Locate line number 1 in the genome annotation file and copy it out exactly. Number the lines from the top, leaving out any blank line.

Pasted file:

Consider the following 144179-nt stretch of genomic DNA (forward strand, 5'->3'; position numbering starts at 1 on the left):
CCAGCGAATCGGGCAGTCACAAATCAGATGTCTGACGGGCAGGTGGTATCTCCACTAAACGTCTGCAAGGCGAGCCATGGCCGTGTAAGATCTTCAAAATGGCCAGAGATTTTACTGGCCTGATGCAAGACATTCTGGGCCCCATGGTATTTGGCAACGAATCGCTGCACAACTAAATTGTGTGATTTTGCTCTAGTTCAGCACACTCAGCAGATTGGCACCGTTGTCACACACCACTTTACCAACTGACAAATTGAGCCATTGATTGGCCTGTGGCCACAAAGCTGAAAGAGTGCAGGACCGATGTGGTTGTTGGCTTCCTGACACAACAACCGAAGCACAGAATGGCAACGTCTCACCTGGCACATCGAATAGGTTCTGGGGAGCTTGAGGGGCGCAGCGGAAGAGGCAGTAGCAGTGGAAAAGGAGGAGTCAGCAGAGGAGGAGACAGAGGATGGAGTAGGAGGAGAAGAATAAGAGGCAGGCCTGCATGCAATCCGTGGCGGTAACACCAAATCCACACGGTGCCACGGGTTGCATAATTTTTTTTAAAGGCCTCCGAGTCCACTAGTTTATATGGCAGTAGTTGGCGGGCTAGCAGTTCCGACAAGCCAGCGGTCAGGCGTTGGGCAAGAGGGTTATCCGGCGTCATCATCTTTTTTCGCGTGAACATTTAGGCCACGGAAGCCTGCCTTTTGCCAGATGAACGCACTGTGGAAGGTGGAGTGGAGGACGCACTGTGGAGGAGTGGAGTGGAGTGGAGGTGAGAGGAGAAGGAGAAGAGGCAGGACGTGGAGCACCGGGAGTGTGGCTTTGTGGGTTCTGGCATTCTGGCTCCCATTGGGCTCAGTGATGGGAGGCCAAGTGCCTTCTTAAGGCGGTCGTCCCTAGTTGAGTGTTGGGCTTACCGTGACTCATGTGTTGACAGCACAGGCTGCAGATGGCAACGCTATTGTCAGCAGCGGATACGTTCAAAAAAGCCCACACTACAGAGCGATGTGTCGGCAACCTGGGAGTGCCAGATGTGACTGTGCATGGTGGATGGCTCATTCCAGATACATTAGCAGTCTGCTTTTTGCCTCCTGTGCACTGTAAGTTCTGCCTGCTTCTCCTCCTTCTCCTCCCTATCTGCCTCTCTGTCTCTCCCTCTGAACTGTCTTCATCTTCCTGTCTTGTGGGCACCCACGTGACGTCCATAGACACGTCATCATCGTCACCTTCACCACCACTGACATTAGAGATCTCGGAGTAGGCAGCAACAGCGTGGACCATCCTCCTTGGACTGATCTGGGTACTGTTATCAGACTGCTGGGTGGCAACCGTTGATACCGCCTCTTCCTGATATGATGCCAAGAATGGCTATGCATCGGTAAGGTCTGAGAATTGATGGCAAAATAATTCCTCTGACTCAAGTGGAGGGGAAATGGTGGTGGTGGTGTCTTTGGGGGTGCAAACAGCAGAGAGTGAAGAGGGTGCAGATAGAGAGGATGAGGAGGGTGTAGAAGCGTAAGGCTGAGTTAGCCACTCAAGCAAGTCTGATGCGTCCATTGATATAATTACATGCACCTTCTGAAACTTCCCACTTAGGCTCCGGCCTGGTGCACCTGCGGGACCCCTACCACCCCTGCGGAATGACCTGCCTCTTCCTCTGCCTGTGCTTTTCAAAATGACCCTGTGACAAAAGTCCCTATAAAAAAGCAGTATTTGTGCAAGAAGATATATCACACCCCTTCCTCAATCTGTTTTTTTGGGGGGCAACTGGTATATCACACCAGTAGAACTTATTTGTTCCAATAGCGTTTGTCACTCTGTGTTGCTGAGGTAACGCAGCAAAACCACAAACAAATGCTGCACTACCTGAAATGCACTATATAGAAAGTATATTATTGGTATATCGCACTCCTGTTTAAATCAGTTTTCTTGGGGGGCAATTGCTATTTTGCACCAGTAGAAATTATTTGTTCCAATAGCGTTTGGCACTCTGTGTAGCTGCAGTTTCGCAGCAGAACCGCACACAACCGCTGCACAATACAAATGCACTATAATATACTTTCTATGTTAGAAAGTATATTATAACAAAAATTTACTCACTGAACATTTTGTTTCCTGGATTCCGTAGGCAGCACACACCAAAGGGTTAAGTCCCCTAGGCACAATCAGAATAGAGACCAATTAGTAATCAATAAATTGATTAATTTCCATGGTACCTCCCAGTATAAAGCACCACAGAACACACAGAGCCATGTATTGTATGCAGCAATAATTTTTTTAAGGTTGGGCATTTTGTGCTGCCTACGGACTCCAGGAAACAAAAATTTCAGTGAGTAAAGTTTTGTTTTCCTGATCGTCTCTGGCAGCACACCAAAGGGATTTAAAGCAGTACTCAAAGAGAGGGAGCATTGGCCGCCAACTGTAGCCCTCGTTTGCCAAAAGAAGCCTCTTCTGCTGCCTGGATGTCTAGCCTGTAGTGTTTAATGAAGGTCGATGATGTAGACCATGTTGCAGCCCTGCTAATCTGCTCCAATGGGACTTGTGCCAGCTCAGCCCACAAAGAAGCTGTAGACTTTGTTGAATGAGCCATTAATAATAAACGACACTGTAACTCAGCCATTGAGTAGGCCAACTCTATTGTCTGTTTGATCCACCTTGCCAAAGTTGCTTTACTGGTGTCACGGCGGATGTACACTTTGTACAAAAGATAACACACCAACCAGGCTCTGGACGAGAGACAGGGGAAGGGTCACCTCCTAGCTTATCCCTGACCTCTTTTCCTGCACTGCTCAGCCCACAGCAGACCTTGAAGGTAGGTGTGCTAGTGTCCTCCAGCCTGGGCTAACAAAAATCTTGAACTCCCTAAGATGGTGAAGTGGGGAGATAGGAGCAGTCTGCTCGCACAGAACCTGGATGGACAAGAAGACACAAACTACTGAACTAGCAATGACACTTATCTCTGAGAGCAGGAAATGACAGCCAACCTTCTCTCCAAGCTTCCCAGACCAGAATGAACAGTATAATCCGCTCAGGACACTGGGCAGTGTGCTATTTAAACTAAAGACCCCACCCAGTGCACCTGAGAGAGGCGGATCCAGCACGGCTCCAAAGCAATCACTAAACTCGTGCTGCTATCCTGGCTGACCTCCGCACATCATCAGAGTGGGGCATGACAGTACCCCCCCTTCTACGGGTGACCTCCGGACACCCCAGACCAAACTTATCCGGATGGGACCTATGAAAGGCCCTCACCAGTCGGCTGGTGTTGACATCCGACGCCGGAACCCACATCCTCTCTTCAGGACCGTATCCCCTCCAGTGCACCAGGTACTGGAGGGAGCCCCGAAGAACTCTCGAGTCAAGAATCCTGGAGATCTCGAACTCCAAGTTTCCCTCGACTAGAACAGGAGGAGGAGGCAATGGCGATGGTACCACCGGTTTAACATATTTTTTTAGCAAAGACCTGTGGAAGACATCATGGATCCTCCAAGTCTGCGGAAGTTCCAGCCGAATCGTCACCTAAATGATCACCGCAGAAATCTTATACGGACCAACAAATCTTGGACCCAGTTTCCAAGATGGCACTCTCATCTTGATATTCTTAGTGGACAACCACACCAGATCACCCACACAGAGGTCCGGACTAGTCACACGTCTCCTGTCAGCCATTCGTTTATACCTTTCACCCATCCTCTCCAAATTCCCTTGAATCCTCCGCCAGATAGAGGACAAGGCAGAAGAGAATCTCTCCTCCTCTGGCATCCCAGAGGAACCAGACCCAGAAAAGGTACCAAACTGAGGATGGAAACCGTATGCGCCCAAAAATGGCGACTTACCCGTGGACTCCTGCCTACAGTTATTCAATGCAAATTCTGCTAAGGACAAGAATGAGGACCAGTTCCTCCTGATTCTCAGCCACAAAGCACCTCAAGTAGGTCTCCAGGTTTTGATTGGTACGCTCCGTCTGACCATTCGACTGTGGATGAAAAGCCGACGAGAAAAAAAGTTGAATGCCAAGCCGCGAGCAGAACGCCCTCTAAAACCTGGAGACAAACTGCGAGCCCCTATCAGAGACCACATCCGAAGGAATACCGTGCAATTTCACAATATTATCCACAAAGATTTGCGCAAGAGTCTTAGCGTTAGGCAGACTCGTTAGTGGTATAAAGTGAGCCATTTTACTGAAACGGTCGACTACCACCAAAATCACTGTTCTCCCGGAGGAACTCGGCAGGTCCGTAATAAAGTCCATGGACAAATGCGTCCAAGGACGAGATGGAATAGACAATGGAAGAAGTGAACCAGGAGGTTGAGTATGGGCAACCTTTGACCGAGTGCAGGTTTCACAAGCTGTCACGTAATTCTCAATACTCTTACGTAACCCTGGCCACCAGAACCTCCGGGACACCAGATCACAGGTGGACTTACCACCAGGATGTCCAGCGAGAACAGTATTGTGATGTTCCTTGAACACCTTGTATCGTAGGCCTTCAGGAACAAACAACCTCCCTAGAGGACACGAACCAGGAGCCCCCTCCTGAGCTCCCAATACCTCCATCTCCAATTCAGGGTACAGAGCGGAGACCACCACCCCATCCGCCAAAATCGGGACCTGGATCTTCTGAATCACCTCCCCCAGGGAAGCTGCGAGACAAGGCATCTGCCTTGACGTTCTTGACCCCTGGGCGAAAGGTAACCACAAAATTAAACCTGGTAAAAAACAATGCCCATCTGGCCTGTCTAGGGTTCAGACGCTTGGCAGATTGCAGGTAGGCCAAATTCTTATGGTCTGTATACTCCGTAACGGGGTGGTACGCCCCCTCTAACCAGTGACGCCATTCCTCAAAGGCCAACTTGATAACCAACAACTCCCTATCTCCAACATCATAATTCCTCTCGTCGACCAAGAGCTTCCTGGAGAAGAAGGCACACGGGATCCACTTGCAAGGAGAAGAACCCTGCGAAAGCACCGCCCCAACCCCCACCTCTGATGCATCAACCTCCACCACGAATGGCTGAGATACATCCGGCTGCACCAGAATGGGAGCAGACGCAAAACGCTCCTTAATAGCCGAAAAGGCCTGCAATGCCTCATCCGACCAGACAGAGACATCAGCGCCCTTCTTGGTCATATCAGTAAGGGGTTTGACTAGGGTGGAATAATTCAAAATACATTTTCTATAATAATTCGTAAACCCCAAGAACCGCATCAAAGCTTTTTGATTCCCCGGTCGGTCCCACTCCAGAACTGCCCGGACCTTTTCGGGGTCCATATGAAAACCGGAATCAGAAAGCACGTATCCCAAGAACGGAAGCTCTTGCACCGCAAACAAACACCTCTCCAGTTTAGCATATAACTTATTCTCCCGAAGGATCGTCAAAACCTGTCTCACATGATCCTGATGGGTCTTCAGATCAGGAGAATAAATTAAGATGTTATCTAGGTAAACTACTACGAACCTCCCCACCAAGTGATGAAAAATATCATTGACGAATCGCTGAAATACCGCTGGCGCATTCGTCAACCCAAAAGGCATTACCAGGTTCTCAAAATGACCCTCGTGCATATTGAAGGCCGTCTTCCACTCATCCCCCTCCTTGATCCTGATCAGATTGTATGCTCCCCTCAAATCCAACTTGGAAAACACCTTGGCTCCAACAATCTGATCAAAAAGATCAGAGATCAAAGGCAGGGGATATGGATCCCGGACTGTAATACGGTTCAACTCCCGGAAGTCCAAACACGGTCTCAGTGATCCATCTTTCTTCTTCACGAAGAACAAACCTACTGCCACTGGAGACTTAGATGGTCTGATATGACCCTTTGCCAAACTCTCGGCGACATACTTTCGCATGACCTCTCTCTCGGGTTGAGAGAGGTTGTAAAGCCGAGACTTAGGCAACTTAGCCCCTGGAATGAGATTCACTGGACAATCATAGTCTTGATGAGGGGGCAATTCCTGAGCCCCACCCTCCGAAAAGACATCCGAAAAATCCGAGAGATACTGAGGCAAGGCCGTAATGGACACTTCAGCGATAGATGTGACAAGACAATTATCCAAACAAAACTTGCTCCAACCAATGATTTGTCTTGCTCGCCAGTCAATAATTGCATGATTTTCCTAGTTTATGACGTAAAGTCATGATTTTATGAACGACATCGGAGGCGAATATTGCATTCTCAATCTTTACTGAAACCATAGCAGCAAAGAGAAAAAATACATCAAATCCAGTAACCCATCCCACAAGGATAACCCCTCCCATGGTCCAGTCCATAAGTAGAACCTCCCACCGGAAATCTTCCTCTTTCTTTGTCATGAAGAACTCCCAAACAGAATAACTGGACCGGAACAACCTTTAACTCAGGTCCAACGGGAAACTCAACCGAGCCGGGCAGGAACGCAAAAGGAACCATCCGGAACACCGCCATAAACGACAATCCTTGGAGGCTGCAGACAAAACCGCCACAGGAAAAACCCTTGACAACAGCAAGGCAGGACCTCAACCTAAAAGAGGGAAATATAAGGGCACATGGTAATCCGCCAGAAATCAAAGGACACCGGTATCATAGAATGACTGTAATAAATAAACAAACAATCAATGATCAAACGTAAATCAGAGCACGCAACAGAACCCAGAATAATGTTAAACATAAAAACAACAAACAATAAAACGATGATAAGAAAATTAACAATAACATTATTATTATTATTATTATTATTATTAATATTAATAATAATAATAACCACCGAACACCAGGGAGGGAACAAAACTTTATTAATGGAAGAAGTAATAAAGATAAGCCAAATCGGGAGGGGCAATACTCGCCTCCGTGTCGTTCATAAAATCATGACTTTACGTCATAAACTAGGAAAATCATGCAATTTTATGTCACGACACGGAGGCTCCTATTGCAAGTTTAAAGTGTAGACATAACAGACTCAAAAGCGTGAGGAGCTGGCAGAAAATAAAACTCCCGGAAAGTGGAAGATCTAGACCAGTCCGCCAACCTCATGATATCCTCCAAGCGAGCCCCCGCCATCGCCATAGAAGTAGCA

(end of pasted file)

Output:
Consider the following 144179-nt stretch of genomic DNA (forward strand, 5'->3'; position numbering starts at 1 on the left):